A Reedsy Success Story — Matt Bieber’s Life in the Loop
We launched Reedsy 6 months ago. Since, we’ve had an incredible amount of authors working on a daily basis with our fabulous editors, proofreaders, designers and illustrators. But we haven’t really followed up on their success. So when Matt Bieber dropped us a line to thank us and tell us about his book, we thought we’d give him a spot on our blog!
My name is Matt Bieber, and I’m the author of Life in the Loop: Essays on OCD.
The essays in this collection are an effort to come to grips with life as an obsessive-compulsive. Some of them deal with big, dramatic stuff – sex, religion, death – while others are about the million mundane-but-excruciating facets of OCD.
Writing about this stuff is helpful to me, but publishing is always a challenge. I’m fairly tech-illiterate, and my forays into the blogosphere have provided OCD with endless freak-out opportunities: “Did I save those changes on WordPress? Why does it keep formatting that way? Is this post even gonna be legible if readers re-size their browsers?” And so on, forever.
When I decided to collect my OCD writing into book form, then, I knew that designing a cover and an interior layout were way beyond me. “If I just stick to the writing and let a pro handle the rest, this’ll be doable.”
I shared my plans with a friend, and he pointed me toward Reedsy. (He’d been a fan of Reedsy’s own design for some time.) I agreed to check it out, but I was nervous; was this gonna be yet another frustrating, overwhelming platform, a web world with nonsensical navigation and no way out?
Merely arriving at the site, then, was a relief. It was straightforward! And kind of pretty! And you could find stuff!
Like, for example, a range of designers with serious chops, most of whom were within my (relatively low) budget. I looked at a bunch of folks, but Jason Anscomb of Rawshock Designs stood out. His portfolio took my hair off – he’d worked on books that I’d seen in the shops, and his designs were gorgeous. I found myself knocking wood; I was gonna get to work with this guy?
We quickly worked out a deal and dove in. Our first task was to design a cover; I thought that a Möbius strip might reflect OCD’s endless cyclicality, and Jason worked up a range of intriguing design options. His variations on a loop/face were eye-catching as hell, but a bit too comical for this book. The notion of hand-lettering was attractive, too, but ultimately a better match for fiction.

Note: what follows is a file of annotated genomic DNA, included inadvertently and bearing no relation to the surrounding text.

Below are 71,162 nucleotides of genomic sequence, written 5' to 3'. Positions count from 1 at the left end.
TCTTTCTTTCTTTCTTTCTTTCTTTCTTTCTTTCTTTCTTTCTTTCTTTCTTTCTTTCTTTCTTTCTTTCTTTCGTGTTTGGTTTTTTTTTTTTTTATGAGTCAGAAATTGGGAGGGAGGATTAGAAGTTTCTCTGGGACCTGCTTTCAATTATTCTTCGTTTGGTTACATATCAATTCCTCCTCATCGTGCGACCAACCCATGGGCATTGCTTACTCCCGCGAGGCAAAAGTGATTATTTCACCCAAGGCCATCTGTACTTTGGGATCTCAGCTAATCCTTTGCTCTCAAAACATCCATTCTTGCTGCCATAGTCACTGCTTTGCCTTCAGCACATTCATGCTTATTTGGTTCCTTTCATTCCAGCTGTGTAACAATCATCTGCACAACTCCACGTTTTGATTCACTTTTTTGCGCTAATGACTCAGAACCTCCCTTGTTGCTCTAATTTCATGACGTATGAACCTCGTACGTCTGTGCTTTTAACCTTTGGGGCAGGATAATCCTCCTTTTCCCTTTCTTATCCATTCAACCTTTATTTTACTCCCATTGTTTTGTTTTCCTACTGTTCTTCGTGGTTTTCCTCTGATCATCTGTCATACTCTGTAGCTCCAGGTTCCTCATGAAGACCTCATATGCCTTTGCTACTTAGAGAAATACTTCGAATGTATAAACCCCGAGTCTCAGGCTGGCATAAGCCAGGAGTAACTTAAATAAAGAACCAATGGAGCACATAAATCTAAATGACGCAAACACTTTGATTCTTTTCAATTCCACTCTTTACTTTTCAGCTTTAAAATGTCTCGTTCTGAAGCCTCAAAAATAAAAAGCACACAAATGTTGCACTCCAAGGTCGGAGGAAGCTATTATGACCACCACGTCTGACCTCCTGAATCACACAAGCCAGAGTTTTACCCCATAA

In the end, we settled on the simplicity of one of his early rough sketches. A bit of color refinement, and boom – we were ready to move on to the book layout itself!
After a long print publishing career, Jason knows how to work magic with fonts, headers, and spacing. In just a couple of weeks, he turned my Word manuscript into a beautifully laid-out volume.
The one glitch in the project, however, was that Jason didn’t know how to make an e-book. (He’d told me this from the outset, and we’d agreed that he’d explore it as we moved along). As he discovered, though, creating an e-book isn’t just a matter of converting file types: in his words, it’s a bit more “like designing web-pages; it’s a different animal altogether.” Thankfully, Jason was willing to call a buddy named Mick in Scotland, who handled the final conversions. (Thanks Mick!)
Here was the best part: Jason didn’t treat my book any differently than those of his higher-profile clients. At every stage of the process – from our first contacts in mid-December through completion and publication at the end of March – Jason was incredible: professional, responsive, and straight-up cool. He anticipated my questions, took stuff off my plate before I even realized it was bothering me, and stayed patient through a long series of tiny edits and adjustments.
The pace of the process varied: sometimes, we each retreated to our tasks for a week or two. Other times, we exchanged several emails per day. And at a certain point, it dawned on me: he cared – about the book, about the process, and about me. Instead of chasing down some elusive freelancer, I was working side-by-side with a generous partner.
So it was the journey, then – but it was also the destination. Because at the end of the process, we had this book in our hands (and on our Kindles) – this thing that, by some miracle of text and color, reflected the hazy vision that had been floating around my brain for so long.
So now the sucker’s up on Amazon and selling nicely, and the reviews are starting to come in. This feels great, of course – but it feels even better to know that my work with Jason will help this little volume reach folks who can really use it.